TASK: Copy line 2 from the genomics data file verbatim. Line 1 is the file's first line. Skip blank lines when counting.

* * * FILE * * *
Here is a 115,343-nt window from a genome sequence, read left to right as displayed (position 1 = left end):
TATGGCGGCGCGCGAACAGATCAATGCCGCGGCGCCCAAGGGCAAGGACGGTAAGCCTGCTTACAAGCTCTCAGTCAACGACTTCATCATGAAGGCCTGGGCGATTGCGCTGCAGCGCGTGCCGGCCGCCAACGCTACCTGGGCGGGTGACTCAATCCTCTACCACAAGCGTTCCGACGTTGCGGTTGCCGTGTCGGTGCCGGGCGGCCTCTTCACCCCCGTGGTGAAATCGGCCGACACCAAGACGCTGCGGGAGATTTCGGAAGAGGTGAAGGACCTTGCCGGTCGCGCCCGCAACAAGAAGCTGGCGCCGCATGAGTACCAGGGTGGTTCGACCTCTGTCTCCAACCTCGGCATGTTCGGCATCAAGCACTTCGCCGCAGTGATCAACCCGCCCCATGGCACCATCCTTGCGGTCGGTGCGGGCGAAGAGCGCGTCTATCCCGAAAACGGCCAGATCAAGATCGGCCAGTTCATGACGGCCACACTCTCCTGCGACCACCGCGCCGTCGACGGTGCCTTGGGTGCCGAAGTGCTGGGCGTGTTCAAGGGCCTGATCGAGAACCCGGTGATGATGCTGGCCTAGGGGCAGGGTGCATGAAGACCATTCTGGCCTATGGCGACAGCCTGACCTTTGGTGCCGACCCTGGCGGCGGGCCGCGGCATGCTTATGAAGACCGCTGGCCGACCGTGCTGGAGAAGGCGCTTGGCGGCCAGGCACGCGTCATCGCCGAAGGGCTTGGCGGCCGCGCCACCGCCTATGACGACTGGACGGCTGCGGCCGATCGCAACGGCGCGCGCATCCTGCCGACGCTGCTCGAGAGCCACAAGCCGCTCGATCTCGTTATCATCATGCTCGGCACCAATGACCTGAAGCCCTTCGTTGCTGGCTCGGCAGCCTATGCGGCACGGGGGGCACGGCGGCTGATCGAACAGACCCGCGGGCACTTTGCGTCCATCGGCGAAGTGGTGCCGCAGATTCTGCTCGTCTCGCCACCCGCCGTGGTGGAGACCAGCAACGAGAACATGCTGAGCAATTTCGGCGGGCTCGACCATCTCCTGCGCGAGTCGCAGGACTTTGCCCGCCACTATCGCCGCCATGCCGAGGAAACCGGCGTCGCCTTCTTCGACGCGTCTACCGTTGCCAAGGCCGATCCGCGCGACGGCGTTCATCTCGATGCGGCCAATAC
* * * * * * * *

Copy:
TATGGCGGCGCGCGAACAGATCAATGCCGCGGCGCCCAAGGGCAAGGACGGTAAGCCTGCTTACAAGCTCTCAGTCAACGACTTCATCATGAAGGCCTGGGCGATTGCGCTGCAGCGCGTGCCGGCCGCCAACGCTACCTGGGCGGGTGACTCAATCCTCTACCACAAGCGTTCCGACGTTGCGGTTGCCGTGTCGGTGCCGGGCGGCCTCTTCACCCCCGTGGTGAAATCGGCCGACACCAAGACGCTGCGGGAGATTTCGGAAGAGGTGAAGGACCTTGCCGGTCGCGCCCGCAACAAGAAGCTGGCGCCGCATGAGTACCAGGGTGGTTCGACCTCTGTCTCCAACCTCGGCATGTTCGGCATCAAGCACTTCGCCGCAGTGATCAACCCGCCCCATGGCACCATCCTTGCGGTCGGTGCGGGCGAAGAGCGCGTCTATCCCGAAAACGGCCAGATCAAGATCGGCCAGTTCATGACGGCCACACTCTCCTGCGACCACCGCGCCGTCGACGGTGCCTTGGGTGCCGAAGTGCTGGGCGTGTTCAAGGGCCTGATCGAGAACCCGGTGATGATGCTGGCCTAGGGGCAGGGTGCATGAAGACCATTCTGGCCTATGGCGACAGCCTGACCTTTGGTGCCGACCCTGGCGGCGGGCCGCGGCATGCTTATGAAGACCGCTGGCCGACCGTGCTGGAGAAGGCGCTTGGCGGCCAGGCACGCGTCATCGCCGAAGGGCTTGGCGGCCGCGCCACCGCCTATGACGACTGGACGGCTGCGGCCGATCGCAACGGCGCGCGCATCCTGCCGACGCTGCTCGAGAGCCACAAGCCGCTCGATCTCGTTATCATCATGCTCGGCACCAATGACCTGAAGCCCTTCGTTGCTGGCTCGGCAGCCTATGCGGCACGGGGGGCACGGCGGCTGATCGAACAGACCCGCGGGCACTTTGCGTCCATCGGCGAAGTGGTGCCGCAGATTCTGCTCGTCTCGCCACCCGCCGTGGTGGAGACCAGCAACGAGAACATGCTGAGCAATTTCGGCGGGCTCGACCATCTCCTGCGCGAGTCGCAGGACTTTGCCCGCCACTATCGCCGCCATGCCGAGGAAACCGGCGTCGCCTTCTTCGACGCGTCTACCGTTGCCAAGGCCGATCCGCGCGACGGCGTTCATCTCGATGCGGCCAATAC